Electrorheological fluids and methods include changes in liquid-like materials that can flow like milk and subsequently form solid-like structures under applied electric fields; e.g., about 1 kV/mm. Such fluids can be used in various ways as smart suspensions, including uses in automotive, defense, and civil engineering applications. Electrorheological fluids and methods include one or more polar molecule substituted polyhedral silsesquioxanes (e.g., sulfonated polyhedral silsesquioxanes) and one or more oils (e.g., silicone oil), where the fluid can be subjected to an electric field.

  10. METHOD OF PRODUCING NEUTRONS

    DOEpatents

    Imhoff, D.H.; Harker, W.H.

    1964-01-14

    This patent relates to a method of producing neutrons in which there is produced a heated plasma containing heavy hydrogen isotope ions wherein heated ions are injected and confined in an elongated axially symmetric magnetic field having at least one magnetic field gradient region. In accordance with the method herein, the amplitude of the field and gradients are varied at an oscillatory periodic frequency to effect confinement by providing proper ratios of rotational to axial velocity components in the motion of said particles. The energetic neutrons may then be used as in a blanket zone containing a moderator and a source fissionable material to produce heat and thermal neutron fissionable materials. (AEC)

  11. Methods for pretreating biomass

    DOEpatents

    Balan, Venkatesh; Dale, Bruce E; Chundawat, Shishir; Sousa, Leonardo

    2017-05-09

    A method for pretreating biomass is provided, which includes, in a reactor, allowing gaseous ammonia to condense on the biomass and react with water present in the biomass to produce pretreated biomass, wherein reactivity of polysaccharides in the biomass is increased during subsequent biological conversion as compared to the reactivity of polysaccharides in biomass which has not been pretreated. A method for pretreating biomass with a liquid ammonia and recovering the liquid ammonia is also provided. Related systems which include a biochemical or biofuel production facility are also disclosed.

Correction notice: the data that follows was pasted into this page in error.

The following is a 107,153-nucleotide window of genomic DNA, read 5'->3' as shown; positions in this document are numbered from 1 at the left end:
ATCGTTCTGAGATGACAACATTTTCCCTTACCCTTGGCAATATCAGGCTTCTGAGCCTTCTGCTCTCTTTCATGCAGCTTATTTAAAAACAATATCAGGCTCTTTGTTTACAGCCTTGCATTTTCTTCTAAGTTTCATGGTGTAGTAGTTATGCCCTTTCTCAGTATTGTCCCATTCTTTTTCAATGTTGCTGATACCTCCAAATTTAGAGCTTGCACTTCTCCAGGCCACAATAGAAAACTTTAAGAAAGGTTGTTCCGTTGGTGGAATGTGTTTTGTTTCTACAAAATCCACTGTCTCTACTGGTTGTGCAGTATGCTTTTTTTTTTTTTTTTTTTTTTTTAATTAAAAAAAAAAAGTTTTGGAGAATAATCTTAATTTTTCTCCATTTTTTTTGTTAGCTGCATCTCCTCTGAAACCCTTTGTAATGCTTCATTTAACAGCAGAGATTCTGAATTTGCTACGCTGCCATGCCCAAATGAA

12. Method for fusing bone

    DOEpatents

    Mourant, J.R.; Anderson, G.D.; Bigio, I.J.; Johnson, T.M.

    1996-03-12

    The present invention is a method for joining hard tissue which includes chemically removing the mineral matrix from a thin layer of the surfaces to be joined, placing the two bones together, and heating the joint using electromagnetic radiation. The goal of the method is not to produce a full-strength weld of, for example, a cortical bone of the tibia, but rather to produce a weld of sufficient strength to hold the bone halves in registration while either external fixative devices are applied to stabilize the bone segments, or normal healing processes restore full strength to the tibia.